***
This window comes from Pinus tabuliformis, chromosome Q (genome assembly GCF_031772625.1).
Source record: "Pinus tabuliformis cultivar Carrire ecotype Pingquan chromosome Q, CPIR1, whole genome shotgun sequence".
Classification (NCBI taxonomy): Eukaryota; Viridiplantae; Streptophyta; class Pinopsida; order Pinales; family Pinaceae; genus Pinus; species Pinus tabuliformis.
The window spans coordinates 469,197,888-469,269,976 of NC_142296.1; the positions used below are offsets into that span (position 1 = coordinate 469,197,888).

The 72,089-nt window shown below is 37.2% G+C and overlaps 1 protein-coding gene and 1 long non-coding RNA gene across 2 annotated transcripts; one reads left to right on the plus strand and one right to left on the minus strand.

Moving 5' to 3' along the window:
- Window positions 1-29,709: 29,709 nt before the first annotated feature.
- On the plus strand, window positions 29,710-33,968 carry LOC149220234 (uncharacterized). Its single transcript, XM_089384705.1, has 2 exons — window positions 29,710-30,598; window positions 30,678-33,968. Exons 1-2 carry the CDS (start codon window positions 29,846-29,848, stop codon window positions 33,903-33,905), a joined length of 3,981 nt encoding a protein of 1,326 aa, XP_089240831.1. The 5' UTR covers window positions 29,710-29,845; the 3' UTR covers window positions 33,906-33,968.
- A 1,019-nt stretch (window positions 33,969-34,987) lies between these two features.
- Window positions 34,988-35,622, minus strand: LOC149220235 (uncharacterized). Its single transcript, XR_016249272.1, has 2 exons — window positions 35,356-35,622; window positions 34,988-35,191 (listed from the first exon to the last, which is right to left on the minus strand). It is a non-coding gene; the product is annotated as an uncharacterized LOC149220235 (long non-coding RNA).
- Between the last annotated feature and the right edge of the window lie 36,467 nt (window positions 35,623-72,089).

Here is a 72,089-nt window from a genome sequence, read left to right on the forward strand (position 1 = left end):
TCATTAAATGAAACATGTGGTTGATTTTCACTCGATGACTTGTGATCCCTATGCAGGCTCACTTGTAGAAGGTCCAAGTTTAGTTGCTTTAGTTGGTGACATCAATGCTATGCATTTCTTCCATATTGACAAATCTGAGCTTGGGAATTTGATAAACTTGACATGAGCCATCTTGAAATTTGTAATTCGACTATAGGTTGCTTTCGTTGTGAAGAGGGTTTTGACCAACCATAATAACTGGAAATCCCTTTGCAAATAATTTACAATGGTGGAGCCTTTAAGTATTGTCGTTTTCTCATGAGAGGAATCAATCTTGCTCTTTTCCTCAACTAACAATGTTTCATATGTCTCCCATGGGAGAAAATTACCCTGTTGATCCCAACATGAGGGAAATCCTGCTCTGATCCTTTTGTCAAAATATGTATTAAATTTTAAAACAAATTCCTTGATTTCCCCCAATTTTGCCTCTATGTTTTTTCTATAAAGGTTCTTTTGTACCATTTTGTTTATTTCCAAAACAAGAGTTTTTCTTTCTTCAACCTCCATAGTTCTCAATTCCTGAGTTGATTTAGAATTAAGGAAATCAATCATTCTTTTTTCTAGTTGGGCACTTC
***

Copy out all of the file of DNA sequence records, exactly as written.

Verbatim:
This window comes from Pinus tabuliformis, chromosome Q (genome assembly GCF_031772625.1).
Source record: "Pinus tabuliformis cultivar Carrire ecotype Pingquan chromosome Q, CPIR1, whole genome shotgun sequence".
Classification (NCBI taxonomy): Eukaryota; Viridiplantae; Streptophyta; class Pinopsida; order Pinales; family Pinaceae; genus Pinus; species Pinus tabuliformis.
The window spans coordinates 469,197,888-469,269,976 of NC_142296.1; the positions used below are offsets into that span (position 1 = coordinate 469,197,888).

The 72,089-nt window shown below is 37.2% G+C and overlaps 1 protein-coding gene and 1 long non-coding RNA gene across 2 annotated transcripts; one reads left to right on the plus strand and one right to left on the minus strand.

Moving 5' to 3' along the window:
- Window positions 1-29,709: 29,709 nt before the first annotated feature.
- On the plus strand, window positions 29,710-33,968 carry LOC149220234 (uncharacterized). Its single transcript, XM_089384705.1, has 2 exons — window positions 29,710-30,598; window positions 30,678-33,968. Exons 1-2 carry the CDS (start codon window positions 29,846-29,848, stop codon window positions 33,903-33,905), a joined length of 3,981 nt encoding a protein of 1,326 aa, XP_089240831.1. The 5' UTR covers window positions 29,710-29,845; the 3' UTR covers window positions 33,906-33,968.
- A 1,019-nt stretch (window positions 33,969-34,987) lies between these two features.
- Window positions 34,988-35,622, minus strand: LOC149220235 (uncharacterized). Its single transcript, XR_016249272.1, has 2 exons — window positions 35,356-35,622; window positions 34,988-35,191 (listed from the first exon to the last, which is right to left on the minus strand). It is a non-coding gene; the product is annotated as an uncharacterized LOC149220235 (long non-coding RNA).
- Between the last annotated feature and the right edge of the window lie 36,467 nt (window positions 35,623-72,089).

Here is a 72,089-nt window from a genome sequence, read left to right on the forward strand (position 1 = left end):
TCATTAAATGAAACATGTGGTTGATTTTCACTCGATGACTTGTGATCCCTATGCAGGCTCACTTGTAGAAGGTCCAAGTTTAGTTGCTTTAGTTGGTGACATCAATGCTATGCATTTCTTCCATATTGACAAATCTGAGCTTGGGAATTTGATAAACTTGACATGAGCCATCTTGAAATTTGTAATTCGACTATAGGTTGCTTTCGTTGTGAAGAGGGTTTTGACCAACCATAATAACTGGAAATCCCTTTGCAAATAATTTACAATGGTGGAGCCTTTAAGTATTGTCGTTTTCTCATGAGAGGAATCAATCTTGCTCTTTTCCTCAACTAACAATGTTTCATATGTCTCCCATGGGAGAAAATTACCCTGTTGATCCCAACATGAGGGAAATCCTGCTCTGATCCTTTTGTCAAAATATGTATTAAATTTTAAAACAAATTCCTTGATTTCCCCCAATTTTGCCTCTATGTTTTTTCTATAAAGGTTCTTTTGTACCATTTTGTTTATTTCCAAAACAAGAGTTTTTCTTTCTTCAACCTCCATAGTTCTCAATTCCTGAGTTGATTTAGAATTAAGGAAATCAATCATTCTTTTTTCTAGTTGGGCACTTC